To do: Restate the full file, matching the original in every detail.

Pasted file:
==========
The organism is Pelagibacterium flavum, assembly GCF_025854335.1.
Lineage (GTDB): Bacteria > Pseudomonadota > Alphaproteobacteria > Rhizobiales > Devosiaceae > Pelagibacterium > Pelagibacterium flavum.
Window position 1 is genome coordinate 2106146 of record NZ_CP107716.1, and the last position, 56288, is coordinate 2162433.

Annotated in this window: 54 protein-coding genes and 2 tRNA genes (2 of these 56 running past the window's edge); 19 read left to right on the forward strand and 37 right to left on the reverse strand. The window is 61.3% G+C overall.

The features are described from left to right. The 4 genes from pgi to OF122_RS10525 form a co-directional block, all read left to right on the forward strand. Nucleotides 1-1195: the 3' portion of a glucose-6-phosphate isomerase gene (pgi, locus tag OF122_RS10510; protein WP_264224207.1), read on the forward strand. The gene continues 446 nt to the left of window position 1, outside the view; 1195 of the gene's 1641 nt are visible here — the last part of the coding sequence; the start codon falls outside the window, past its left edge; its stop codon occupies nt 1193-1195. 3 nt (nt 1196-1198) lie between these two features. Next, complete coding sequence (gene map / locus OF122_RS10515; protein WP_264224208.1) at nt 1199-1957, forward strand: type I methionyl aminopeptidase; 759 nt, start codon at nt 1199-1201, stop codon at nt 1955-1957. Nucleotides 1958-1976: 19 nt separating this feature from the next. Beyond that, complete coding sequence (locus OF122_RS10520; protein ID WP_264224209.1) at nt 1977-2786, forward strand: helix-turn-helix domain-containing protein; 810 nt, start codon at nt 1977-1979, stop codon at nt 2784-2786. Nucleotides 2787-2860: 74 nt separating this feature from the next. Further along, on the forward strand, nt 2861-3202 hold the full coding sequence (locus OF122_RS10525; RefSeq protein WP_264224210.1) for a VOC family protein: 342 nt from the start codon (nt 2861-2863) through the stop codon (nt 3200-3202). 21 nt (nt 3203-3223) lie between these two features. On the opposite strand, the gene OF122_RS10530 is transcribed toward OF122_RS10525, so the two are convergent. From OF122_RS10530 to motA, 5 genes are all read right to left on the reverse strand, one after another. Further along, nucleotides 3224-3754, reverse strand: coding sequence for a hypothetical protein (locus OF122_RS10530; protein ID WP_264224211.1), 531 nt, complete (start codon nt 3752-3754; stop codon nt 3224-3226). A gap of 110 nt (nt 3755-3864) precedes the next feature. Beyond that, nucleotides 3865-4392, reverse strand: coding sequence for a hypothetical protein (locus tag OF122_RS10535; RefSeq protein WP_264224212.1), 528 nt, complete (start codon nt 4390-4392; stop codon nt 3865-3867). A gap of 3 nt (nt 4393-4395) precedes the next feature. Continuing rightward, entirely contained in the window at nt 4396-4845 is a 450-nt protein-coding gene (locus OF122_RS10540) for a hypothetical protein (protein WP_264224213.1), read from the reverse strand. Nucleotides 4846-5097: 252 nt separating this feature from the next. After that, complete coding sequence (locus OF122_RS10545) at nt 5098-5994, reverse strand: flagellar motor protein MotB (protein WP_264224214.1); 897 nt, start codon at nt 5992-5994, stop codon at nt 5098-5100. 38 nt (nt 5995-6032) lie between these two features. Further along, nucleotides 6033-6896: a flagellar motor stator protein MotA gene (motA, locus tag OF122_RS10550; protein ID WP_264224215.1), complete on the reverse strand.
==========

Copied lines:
The organism is Pelagibacterium flavum, assembly GCF_025854335.1.
Lineage (GTDB): Bacteria > Pseudomonadota > Alphaproteobacteria > Rhizobiales > Devosiaceae > Pelagibacterium > Pelagibacterium flavum.
Window position 1 is genome coordinate 2106146 of record NZ_CP107716.1, and the last position, 56288, is coordinate 2162433.

Annotated in this window: 54 protein-coding genes and 2 tRNA genes (2 of these 56 running past the window's edge); 19 read left to right on the forward strand and 37 right to left on the reverse strand. The window is 61.3% G+C overall.

The features are described from left to right. The 4 genes from pgi to OF122_RS10525 form a co-directional block, all read left to right on the forward strand. Nucleotides 1-1195: the 3' portion of a glucose-6-phosphate isomerase gene (pgi, locus tag OF122_RS10510; protein WP_264224207.1), read on the forward strand. The gene continues 446 nt to the left of window position 1, outside the view; 1195 of the gene's 1641 nt are visible here — the last part of the coding sequence; the start codon falls outside the window, past its left edge; its stop codon occupies nt 1193-1195. 3 nt (nt 1196-1198) lie between these two features. Next, complete coding sequence (gene map / locus OF122_RS10515; protein WP_264224208.1) at nt 1199-1957, forward strand: type I methionyl aminopeptidase; 759 nt, start codon at nt 1199-1201, stop codon at nt 1955-1957. Nucleotides 1958-1976: 19 nt separating this feature from the next. Beyond that, complete coding sequence (locus OF122_RS10520; protein ID WP_264224209.1) at nt 1977-2786, forward strand: helix-turn-helix domain-containing protein; 810 nt, start codon at nt 1977-1979, stop codon at nt 2784-2786. Nucleotides 2787-2860: 74 nt separating this feature from the next. Further along, on the forward strand, nt 2861-3202 hold the full coding sequence (locus OF122_RS10525; RefSeq protein WP_264224210.1) for a VOC family protein: 342 nt from the start codon (nt 2861-2863) through the stop codon (nt 3200-3202). 21 nt (nt 3203-3223) lie between these two features. On the opposite strand, the gene OF122_RS10530 is transcribed toward OF122_RS10525, so the two are convergent. From OF122_RS10530 to motA, 5 genes are all read right to left on the reverse strand, one after another. Further along, nucleotides 3224-3754, reverse strand: coding sequence for a hypothetical protein (locus OF122_RS10530; protein ID WP_264224211.1), 531 nt, complete (start codon nt 3752-3754; stop codon nt 3224-3226). A gap of 110 nt (nt 3755-3864) precedes the next feature. Beyond that, nucleotides 3865-4392, reverse strand: coding sequence for a hypothetical protein (locus tag OF122_RS10535; RefSeq protein WP_264224212.1), 528 nt, complete (start codon nt 4390-4392; stop codon nt 3865-3867). A gap of 3 nt (nt 4393-4395) precedes the next feature. Continuing rightward, entirely contained in the window at nt 4396-4845 is a 450-nt protein-coding gene (locus OF122_RS10540) for a hypothetical protein (protein WP_264224213.1), read from the reverse strand. Nucleotides 4846-5097: 252 nt separating this feature from the next. After that, complete coding sequence (locus OF122_RS10545) at nt 5098-5994, reverse strand: flagellar motor protein MotB (protein WP_264224214.1); 897 nt, start codon at nt 5992-5994, stop codon at nt 5098-5100. 38 nt (nt 5995-6032) lie between these two features. Further along, nucleotides 6033-6896: a flagellar motor stator protein MotA gene (motA, locus tag OF122_RS10550; protein ID WP_264224215.1), complete on the reverse strand.